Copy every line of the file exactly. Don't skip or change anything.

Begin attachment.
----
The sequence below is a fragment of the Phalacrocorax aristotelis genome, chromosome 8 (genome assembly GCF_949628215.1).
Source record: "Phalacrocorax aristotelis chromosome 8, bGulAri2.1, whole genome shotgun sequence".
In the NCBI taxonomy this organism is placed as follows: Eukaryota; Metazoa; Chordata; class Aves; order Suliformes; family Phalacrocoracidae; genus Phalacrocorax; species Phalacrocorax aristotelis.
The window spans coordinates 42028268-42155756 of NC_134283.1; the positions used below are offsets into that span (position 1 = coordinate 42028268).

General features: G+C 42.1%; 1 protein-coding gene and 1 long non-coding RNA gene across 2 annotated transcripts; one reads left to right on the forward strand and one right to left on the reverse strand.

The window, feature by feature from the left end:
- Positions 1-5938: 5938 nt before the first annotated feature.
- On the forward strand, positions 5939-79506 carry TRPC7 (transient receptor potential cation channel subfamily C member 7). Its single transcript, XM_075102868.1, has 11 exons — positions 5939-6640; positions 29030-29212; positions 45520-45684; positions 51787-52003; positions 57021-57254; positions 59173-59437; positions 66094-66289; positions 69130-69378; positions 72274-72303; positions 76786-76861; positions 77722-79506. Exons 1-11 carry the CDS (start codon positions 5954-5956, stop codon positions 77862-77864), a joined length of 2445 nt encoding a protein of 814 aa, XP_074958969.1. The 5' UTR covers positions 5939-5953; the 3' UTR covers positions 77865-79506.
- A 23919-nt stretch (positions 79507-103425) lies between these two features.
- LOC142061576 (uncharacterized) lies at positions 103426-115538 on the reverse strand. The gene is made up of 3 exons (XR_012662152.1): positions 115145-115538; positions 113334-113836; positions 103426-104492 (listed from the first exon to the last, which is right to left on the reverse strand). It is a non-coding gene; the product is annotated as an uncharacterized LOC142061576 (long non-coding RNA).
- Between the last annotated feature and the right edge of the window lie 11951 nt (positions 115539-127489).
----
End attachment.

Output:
The sequence below is a fragment of the Phalacrocorax aristotelis genome, chromosome 8 (genome assembly GCF_949628215.1).
Source record: "Phalacrocorax aristotelis chromosome 8, bGulAri2.1, whole genome shotgun sequence".
In the NCBI taxonomy this organism is placed as follows: Eukaryota; Metazoa; Chordata; class Aves; order Suliformes; family Phalacrocoracidae; genus Phalacrocorax; species Phalacrocorax aristotelis.
The window spans coordinates 42028268-42155756 of NC_134283.1; the positions used below are offsets into that span (position 1 = coordinate 42028268).

General features: G+C 42.1%; 1 protein-coding gene and 1 long non-coding RNA gene across 2 annotated transcripts; one reads left to right on the forward strand and one right to left on the reverse strand.

The window, feature by feature from the left end:
- Positions 1-5938: 5938 nt before the first annotated feature.
- On the forward strand, positions 5939-79506 carry TRPC7 (transient receptor potential cation channel subfamily C member 7). Its single transcript, XM_075102868.1, has 11 exons — positions 5939-6640; positions 29030-29212; positions 45520-45684; positions 51787-52003; positions 57021-57254; positions 59173-59437; positions 66094-66289; positions 69130-69378; positions 72274-72303; positions 76786-76861; positions 77722-79506. Exons 1-11 carry the CDS (start codon positions 5954-5956, stop codon positions 77862-77864), a joined length of 2445 nt encoding a protein of 814 aa, XP_074958969.1. The 5' UTR covers positions 5939-5953; the 3' UTR covers positions 77865-79506.
- A 23919-nt stretch (positions 79507-103425) lies between these two features.
- LOC142061576 (uncharacterized) lies at positions 103426-115538 on the reverse strand. The gene is made up of 3 exons (XR_012662152.1): positions 115145-115538; positions 113334-113836; positions 103426-104492 (listed from the first exon to the last, which is right to left on the reverse strand). It is a non-coding gene; the product is annotated as an uncharacterized LOC142061576 (long non-coding RNA).
- Between the last annotated feature and the right edge of the window lie 11951 nt (positions 115539-127489).